Scents can take you back to childhood, an old flame’s bedroom, or to the worst meal you ever ate. For Anne Walberg, her nose is her way of life. She’s hired to create fragrances that solve problems: transfer a smell from one place to another, hide a pollutant’s odour, or fix an unfortunate musk from a top-end accessory.
Played with commanding grace by Emmanuelle Devos, Anne is a lonesome control freak. In the case of her hired chauffeur, Grégory Montel’s Guillaume Favre, that means regulating his smoking habits and expecting him to help with changing the bedsheets. He’s just happy to have a job after almost maxing out the points on his driving license, while he looks for a bigger apartment to satisfy equal custody requirements. He’s taken aback by Anne’s expectations of him, which are more like a personal assistant. If it’s not acting as her scribe, she can be asking him to shoo away expectant admirers.
So like a French and fragrant GREEN BOOK, these clashing personalities hit the road. Anne goes from job to job, while Guillaume fits in visits with his daughter. In some ways, that’s PERFUMES. The beats are familiar for this kind of story – the inevitable change in the relationship between the two leads, the self-development both experience – but it has an undeniable charm.
Part of that charm is in how the film makes you physically feel. Sitting in quiet dimmed rooms, Anne shakes bottles of liquid, softly spraying them on testing apparatus before gently inspecting with her nose. We instinctually associate these sounds and motions with therapeutic places like hairdressers and salons, spas and beauticians. It softens Anne’s cold demeanour, imbuing her with a sensuality – or at least, equipping her with sensual behaviours – that make her feel both professional and comforting, despite lacking in interpersonal skills. And like the memorable haircut scene from BATTLE OF THE SEXES, or when Gerry fixes Woody in TOY STORY 2, these delicate movements might just trigger ASMR.
Anne and her nose could be the film’s central relationship. When the smell of a rest stop’s soap triggers an evocative memory, she asks to buy the soap. Barely tolerant of her agent and impersonally demanding of Guillaume, this moment of nostalgia shows Anne’s sense of smell to be her emotional window to the world. It is how she makes connections, to a fault: she identifies a waitress by a fragrance rather than how she looks, inattentive to any of her defining features other than her perfume. In her nose she has a refined tool – a tool which typically alerts people to pheromones, forming interpersonal and intimate relationships – but for Anne, it’s strictly for business and keeps her distant, stripping people down to their smells.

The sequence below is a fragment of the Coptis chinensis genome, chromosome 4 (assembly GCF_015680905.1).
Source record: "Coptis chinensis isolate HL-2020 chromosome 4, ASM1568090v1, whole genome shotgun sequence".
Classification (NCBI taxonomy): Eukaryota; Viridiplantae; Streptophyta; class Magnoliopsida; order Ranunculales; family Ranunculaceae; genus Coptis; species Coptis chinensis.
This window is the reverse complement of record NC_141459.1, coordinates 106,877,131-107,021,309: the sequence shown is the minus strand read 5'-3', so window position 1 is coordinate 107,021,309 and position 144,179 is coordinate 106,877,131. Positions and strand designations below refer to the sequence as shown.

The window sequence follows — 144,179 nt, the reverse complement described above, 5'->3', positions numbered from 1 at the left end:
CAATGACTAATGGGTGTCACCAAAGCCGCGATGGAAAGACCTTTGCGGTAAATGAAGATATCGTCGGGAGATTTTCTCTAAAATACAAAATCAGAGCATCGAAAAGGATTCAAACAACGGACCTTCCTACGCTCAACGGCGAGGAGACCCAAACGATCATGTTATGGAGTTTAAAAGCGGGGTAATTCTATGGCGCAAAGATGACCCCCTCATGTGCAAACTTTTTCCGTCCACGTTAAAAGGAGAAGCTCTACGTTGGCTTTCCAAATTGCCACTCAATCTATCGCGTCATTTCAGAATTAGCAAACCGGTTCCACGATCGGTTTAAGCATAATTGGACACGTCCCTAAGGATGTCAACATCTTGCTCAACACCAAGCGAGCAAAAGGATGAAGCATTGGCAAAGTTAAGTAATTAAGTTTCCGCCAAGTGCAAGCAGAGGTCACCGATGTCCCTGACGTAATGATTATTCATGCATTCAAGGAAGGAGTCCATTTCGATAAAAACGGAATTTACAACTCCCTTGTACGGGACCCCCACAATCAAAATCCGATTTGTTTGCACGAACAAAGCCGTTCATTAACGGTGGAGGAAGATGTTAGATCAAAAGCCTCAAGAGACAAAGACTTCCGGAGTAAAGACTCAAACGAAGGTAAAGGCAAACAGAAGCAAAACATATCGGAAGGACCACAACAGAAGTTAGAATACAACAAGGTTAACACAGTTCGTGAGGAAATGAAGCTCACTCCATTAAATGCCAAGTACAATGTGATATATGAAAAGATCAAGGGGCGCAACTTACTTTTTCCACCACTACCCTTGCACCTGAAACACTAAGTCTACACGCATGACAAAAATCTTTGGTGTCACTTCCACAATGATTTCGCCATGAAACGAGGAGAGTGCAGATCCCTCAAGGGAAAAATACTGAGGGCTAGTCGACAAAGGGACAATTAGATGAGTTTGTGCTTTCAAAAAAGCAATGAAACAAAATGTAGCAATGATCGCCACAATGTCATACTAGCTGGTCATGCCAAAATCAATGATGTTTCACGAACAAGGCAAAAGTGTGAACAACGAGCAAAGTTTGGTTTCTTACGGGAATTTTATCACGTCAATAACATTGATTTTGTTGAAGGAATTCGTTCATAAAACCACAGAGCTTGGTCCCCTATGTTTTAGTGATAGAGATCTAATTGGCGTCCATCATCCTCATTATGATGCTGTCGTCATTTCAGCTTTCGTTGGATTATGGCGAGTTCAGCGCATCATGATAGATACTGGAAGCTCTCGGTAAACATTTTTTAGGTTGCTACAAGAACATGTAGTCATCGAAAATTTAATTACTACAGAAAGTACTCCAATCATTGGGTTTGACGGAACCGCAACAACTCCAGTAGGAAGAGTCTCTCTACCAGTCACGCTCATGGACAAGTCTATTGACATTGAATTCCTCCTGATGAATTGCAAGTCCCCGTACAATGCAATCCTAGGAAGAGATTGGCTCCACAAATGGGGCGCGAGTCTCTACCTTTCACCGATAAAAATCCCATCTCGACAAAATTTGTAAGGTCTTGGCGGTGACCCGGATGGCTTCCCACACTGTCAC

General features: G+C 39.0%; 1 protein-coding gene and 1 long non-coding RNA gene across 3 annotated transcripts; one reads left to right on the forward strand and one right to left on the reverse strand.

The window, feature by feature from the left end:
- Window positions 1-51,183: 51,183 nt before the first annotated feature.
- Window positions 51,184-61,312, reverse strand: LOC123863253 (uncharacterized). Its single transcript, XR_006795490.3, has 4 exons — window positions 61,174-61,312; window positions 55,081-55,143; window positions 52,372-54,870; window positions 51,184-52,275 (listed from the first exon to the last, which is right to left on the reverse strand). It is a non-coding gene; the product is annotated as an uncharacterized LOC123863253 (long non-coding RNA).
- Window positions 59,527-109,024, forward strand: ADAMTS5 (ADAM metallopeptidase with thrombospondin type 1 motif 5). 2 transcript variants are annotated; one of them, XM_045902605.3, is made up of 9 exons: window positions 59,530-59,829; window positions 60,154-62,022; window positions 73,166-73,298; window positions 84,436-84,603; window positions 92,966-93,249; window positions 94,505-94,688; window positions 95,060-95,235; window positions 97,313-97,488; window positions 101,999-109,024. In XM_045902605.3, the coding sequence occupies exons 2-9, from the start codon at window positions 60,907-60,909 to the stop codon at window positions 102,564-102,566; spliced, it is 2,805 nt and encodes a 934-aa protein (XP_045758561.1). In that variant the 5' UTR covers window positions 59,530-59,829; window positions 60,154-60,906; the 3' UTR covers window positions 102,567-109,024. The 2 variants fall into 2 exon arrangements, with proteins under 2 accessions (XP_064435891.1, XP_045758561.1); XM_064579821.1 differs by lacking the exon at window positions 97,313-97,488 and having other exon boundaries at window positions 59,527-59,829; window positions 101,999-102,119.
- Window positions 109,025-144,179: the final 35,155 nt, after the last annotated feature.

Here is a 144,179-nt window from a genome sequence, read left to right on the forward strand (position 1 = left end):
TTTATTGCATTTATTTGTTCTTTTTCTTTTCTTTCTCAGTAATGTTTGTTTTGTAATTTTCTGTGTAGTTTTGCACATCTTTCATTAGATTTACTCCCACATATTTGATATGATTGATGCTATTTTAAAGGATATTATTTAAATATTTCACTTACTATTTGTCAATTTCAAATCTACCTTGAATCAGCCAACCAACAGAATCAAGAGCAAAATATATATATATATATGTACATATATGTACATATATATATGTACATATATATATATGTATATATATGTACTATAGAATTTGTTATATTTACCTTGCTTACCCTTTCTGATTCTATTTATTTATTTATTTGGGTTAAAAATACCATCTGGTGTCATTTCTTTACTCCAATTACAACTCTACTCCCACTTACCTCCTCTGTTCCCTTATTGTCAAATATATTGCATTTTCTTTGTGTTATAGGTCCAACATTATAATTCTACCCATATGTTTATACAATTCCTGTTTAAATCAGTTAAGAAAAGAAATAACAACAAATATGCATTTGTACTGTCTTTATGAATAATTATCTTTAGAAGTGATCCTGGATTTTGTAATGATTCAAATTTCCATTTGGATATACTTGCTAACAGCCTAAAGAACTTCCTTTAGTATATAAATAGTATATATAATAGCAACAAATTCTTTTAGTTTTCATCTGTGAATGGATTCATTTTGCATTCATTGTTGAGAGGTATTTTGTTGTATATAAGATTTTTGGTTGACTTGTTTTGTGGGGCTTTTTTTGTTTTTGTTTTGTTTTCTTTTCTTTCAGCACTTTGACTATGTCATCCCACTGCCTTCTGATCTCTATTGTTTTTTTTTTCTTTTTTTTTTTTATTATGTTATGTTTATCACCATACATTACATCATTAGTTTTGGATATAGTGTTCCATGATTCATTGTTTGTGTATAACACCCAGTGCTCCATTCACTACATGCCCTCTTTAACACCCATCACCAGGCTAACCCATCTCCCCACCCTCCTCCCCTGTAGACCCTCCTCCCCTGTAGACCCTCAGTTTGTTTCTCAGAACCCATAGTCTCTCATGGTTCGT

That close relationship with her talent could be because of the yips. In sport, the yips is a sudden loss of skill by experienced athletes. Anne is so in her own head because her entire life hinges on her ability to solve problems and produce solutions with her nose. What if she lost her sense of smell? It would mean losing the thing she’s good at, but worse, it would mean no longer being able to connect – with anything. Yet her precious attitude towards it, complete with rituals to reset her smelling palate, means she’s as restricted by it as she would be without it.
Balancing out PERFUMES with more naturalistic humanity is Guillaume, a man repeatedly dealt a bad hand. He fathers his daughter Léa how he thinks she wants to be fathered, instead of leading the way and sharing what he’s always wanted to show her. He’s limited by strict custody, his living situation, and a job he’s unenthusiastic about at best. He’s an everyman caught up with the eccentric Anne, whose discipline – itself imperfect – starts to rub off on him. Her firm belief in her capabilities is infectious, leading Guillaume to take control of his own life. While he is good company, he’s the less interesting of the film’s lead duo, someone to root for rather than lean in to close. But he does represent untapped talent; the sort found in people who are never able to show it off because they’re too busy working impossible hours to make ends meet. How many Guillaumes are out there whose potential is crushed by the weight of responsibilities? While Anne has a journey of self-development, Guillaume’s is more one of widened horizons.
The recent pinnacle for this kind of film, one built on a mismatched duo, remains THE INTOUCHABLES. PERFUMES isn’t quite as worldly, nor as heart-warming, but tactile scenes of bottles being skooshed do what only cinema can do; it’s as if you’re in the room, smelling those fragrances too, senses immersed. Devos is on to a winner with Anne, perfectly balancing the mixture of internalised anxious pressure with a steely exterior. With something to say about our relationship with our abilities, there’s more to PERFUMES than meets the, well, nose.